Read the full report about BlueNoroff on Securelist.
For organizations’ protection, Kaspersky suggests the following:
- Provide your staff with basic cybersecurity hygiene training, as many targeted attacks start with phishing or other social engineering techniques.
- Carry out a cybersecurity audit of your networks and remediate any weaknesses discovered in the perimeter or inside the network.
- The injection of the extension is hard to find manually unless you are very familiar with the Metamask codebase. However, a modification of the Chrome extension leaves a trace. The browser has to be switched to Developer Mode and the Metamask extension is installed from a local directory instead of the online store. If the plugin comes from the store, Chrome enforces digital signature validation for the code and guarantees code integrity. So, if you are in doubt, check your Metamask extension and Chrome settings right now.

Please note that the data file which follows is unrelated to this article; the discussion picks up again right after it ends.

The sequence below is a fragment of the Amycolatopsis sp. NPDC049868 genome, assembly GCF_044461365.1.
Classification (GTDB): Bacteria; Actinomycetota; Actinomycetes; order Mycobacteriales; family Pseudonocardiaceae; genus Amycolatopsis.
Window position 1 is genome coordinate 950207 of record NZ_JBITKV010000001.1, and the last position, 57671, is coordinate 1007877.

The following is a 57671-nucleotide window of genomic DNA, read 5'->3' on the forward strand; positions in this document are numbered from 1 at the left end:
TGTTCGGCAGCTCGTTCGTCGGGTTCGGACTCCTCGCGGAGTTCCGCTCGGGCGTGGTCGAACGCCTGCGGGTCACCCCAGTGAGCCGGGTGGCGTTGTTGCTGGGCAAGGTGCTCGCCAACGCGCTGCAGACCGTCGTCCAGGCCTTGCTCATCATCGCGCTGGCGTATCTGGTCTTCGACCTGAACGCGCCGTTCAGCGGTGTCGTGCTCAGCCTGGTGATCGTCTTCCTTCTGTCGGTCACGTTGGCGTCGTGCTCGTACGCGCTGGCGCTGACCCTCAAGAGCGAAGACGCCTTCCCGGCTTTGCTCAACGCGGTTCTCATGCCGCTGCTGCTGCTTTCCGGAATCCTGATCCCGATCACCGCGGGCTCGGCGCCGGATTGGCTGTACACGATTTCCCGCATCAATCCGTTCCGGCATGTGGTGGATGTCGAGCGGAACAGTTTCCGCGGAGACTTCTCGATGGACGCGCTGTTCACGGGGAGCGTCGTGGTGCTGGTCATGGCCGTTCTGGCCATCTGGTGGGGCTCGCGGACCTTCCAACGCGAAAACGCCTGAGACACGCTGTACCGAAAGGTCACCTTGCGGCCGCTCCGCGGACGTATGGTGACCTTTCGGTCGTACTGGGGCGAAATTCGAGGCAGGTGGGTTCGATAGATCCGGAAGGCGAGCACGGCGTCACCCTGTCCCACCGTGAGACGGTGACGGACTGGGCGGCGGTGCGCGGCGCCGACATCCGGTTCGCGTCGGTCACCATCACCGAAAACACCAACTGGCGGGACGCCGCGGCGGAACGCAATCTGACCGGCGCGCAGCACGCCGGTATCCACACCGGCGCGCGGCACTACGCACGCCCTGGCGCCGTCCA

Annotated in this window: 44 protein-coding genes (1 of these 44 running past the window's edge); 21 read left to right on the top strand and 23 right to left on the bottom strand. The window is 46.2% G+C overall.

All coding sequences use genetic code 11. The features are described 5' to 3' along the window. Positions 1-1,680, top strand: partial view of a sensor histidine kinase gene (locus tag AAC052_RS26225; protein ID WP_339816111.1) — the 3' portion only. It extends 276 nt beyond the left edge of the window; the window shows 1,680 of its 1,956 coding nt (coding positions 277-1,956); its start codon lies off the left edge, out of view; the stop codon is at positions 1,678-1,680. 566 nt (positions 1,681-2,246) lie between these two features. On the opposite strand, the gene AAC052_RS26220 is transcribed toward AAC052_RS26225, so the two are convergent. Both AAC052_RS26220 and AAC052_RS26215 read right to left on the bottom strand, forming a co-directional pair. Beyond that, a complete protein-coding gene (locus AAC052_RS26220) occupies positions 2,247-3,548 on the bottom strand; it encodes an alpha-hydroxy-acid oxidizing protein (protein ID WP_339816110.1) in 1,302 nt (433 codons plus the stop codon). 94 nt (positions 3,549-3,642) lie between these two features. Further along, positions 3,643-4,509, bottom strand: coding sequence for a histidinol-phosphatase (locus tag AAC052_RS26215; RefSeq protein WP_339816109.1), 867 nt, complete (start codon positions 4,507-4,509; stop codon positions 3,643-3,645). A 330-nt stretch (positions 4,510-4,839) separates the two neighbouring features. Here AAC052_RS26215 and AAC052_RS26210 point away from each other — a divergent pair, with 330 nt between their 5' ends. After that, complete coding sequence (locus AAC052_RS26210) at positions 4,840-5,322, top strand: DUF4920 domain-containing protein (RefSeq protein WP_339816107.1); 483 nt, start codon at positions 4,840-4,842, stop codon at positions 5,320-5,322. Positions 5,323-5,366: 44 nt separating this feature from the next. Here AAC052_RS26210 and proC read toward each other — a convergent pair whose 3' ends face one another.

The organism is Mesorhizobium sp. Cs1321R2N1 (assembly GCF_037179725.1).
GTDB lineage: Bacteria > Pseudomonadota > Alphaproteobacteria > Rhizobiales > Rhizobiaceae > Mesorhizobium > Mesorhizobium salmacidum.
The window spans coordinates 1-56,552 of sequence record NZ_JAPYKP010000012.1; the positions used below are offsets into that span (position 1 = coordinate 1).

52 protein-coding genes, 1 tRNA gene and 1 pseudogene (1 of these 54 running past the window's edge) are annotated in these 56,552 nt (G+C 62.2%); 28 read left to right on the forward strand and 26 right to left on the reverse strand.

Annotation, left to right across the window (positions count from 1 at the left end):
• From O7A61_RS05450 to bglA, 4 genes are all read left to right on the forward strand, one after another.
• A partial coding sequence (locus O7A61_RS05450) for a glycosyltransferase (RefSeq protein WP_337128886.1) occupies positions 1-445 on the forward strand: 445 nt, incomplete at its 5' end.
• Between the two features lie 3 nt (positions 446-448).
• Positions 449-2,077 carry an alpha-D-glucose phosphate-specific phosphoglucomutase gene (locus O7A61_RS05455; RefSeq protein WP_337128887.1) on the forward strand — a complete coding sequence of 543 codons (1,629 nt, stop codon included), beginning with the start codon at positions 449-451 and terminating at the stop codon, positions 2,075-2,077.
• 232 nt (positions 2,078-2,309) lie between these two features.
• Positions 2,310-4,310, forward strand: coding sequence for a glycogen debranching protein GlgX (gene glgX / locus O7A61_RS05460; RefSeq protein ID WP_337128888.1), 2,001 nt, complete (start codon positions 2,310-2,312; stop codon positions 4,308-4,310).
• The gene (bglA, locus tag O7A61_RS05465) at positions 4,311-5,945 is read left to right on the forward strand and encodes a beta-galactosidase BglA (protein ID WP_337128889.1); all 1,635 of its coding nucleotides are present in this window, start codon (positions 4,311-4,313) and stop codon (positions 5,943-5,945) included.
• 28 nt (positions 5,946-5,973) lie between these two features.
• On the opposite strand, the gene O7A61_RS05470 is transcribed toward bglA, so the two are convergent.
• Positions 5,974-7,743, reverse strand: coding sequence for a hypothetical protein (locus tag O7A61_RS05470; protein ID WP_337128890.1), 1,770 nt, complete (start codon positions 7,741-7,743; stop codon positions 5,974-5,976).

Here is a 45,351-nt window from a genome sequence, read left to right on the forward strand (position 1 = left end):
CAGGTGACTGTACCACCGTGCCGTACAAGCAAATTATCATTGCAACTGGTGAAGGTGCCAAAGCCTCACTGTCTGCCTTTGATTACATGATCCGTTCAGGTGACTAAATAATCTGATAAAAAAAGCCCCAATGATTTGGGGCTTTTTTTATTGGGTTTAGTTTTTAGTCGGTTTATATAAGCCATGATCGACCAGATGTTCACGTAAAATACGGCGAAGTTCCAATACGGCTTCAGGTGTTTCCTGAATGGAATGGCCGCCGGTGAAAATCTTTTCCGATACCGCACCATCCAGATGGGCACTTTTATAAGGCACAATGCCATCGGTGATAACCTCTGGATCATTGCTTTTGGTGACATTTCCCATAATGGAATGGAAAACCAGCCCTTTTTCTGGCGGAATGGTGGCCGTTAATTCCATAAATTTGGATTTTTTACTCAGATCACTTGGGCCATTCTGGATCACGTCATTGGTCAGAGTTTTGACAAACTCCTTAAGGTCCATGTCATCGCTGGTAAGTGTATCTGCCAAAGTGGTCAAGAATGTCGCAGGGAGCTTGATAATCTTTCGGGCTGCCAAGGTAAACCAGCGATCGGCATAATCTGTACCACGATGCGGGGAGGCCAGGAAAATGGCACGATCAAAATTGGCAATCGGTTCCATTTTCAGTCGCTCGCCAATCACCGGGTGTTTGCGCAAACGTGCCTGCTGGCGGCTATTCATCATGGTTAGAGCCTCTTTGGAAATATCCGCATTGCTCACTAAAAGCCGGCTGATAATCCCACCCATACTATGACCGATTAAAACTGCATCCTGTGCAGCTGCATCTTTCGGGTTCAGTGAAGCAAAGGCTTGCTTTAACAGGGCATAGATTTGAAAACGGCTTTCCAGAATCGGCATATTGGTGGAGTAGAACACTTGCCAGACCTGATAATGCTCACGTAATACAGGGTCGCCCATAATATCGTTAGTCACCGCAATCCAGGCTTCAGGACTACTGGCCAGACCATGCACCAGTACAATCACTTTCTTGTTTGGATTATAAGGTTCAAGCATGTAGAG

- Install anti-APT and EDR solutions, enabling threat discovery and detection, investigation, and timely remediation of incidents capabilities. Provide your SOC team with access to the latest threat intelligence and regularly upskill them with professional training. All of the above is available within the Kaspersky Expert Security framework.
- Along with proper endpoint protection, dedicated services can help against high-profile attacks. The Kaspersky Managed Detection and Response service can help identify and stop attacks in their early stages, before the attackers achieve their goals.